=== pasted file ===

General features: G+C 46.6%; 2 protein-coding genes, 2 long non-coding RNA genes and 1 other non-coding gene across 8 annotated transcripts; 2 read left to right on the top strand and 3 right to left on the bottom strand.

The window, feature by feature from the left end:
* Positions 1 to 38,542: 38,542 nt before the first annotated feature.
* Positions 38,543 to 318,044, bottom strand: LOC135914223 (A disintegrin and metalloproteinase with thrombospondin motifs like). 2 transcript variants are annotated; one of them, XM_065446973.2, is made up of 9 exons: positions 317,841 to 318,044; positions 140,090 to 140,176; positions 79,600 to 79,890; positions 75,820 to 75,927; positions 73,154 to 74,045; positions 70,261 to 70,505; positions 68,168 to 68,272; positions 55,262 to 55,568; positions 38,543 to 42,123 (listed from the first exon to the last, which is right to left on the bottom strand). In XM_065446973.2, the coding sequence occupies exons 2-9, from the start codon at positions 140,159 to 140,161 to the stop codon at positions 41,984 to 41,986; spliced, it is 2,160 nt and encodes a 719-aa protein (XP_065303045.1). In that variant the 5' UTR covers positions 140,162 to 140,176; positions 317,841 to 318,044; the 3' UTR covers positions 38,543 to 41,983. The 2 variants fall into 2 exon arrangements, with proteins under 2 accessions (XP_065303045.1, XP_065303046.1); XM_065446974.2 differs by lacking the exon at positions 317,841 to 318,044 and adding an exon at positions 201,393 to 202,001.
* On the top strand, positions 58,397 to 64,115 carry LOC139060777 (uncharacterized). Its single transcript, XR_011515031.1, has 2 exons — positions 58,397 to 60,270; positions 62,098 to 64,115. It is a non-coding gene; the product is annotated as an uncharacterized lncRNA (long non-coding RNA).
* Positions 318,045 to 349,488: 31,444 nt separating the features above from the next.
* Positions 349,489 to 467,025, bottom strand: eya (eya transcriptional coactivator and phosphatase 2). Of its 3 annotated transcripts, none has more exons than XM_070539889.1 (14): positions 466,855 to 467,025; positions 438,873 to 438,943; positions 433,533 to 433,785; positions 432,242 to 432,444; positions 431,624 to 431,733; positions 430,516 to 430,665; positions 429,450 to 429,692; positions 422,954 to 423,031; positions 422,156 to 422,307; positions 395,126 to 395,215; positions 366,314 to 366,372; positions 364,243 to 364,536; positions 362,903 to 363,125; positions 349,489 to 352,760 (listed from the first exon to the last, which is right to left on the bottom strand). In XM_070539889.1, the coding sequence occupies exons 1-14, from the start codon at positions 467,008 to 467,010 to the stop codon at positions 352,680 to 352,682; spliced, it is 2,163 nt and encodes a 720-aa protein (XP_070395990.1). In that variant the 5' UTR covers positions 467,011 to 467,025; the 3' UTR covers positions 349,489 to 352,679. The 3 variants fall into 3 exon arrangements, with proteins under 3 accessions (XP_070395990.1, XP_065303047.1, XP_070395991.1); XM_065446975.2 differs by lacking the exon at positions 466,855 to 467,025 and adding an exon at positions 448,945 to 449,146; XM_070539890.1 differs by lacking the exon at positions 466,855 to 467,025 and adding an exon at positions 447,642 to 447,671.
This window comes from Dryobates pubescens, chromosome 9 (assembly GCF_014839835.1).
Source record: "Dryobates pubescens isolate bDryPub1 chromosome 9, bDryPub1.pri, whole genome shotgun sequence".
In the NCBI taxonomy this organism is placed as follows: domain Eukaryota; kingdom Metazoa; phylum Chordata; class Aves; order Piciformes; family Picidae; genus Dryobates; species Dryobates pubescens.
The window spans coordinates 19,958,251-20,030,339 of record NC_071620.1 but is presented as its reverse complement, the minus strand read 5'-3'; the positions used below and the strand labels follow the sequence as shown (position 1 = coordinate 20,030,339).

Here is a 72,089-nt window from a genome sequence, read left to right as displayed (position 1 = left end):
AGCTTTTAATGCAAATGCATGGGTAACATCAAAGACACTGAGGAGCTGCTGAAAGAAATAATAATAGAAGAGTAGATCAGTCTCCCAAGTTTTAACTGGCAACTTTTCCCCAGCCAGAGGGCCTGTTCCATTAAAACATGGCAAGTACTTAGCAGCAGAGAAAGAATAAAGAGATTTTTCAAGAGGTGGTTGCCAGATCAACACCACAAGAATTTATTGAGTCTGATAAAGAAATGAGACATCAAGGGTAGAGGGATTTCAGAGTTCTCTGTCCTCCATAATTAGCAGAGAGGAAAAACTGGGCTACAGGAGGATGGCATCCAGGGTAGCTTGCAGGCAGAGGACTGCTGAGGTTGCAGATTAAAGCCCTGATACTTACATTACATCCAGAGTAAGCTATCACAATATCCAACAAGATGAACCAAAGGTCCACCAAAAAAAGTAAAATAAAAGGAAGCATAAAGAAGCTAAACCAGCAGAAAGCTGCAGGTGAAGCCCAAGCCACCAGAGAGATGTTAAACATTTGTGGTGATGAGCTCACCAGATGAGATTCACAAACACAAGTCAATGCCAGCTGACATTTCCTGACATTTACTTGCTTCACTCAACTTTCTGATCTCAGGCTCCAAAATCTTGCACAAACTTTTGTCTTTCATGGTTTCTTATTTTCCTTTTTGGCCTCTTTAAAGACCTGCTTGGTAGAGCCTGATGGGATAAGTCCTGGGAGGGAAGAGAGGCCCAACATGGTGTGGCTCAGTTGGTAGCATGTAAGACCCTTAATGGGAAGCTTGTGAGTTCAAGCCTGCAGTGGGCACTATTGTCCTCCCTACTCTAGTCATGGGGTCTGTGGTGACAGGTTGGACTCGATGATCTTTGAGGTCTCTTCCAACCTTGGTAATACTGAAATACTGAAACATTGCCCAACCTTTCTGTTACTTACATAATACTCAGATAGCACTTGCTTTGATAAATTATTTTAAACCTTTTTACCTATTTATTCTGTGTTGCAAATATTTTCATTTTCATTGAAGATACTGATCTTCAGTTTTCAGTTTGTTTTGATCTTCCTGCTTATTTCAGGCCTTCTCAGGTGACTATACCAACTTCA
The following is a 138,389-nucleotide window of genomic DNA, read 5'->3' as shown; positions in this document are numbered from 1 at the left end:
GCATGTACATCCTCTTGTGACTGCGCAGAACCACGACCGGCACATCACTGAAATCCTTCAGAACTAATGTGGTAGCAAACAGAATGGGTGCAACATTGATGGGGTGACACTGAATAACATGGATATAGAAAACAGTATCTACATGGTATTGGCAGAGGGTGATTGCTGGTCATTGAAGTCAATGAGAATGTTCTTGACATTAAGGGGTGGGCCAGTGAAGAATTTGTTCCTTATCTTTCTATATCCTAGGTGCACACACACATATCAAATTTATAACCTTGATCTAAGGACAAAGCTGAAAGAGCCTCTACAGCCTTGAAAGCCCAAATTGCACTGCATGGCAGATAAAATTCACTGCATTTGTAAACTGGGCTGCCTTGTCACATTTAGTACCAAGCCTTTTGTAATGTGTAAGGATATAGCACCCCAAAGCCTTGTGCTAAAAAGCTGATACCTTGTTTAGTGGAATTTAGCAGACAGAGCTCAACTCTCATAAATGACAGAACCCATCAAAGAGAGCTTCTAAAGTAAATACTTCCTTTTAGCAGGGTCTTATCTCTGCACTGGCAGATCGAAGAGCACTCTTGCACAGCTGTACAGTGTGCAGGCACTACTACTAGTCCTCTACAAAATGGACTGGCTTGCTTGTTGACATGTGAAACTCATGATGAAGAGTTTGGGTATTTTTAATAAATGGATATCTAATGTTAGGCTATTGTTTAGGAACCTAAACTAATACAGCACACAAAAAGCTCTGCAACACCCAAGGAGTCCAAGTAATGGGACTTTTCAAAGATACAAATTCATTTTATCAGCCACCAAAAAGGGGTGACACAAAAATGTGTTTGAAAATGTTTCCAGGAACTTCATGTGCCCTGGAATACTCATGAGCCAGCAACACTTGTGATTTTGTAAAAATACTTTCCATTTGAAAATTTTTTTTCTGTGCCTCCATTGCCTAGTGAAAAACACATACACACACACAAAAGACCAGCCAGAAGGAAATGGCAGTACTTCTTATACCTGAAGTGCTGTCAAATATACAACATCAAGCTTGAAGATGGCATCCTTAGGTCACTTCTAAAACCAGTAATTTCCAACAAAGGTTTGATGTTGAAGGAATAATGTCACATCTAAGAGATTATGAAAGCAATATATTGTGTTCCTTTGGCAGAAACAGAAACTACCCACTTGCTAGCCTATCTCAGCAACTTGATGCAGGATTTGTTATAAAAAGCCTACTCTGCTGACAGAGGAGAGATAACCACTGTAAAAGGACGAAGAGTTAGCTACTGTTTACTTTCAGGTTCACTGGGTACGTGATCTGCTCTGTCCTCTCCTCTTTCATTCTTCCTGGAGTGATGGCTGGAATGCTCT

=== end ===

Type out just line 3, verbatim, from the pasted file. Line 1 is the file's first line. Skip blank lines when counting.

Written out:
* Positions 1 to 38,542: 38,542 nt before the first annotated feature.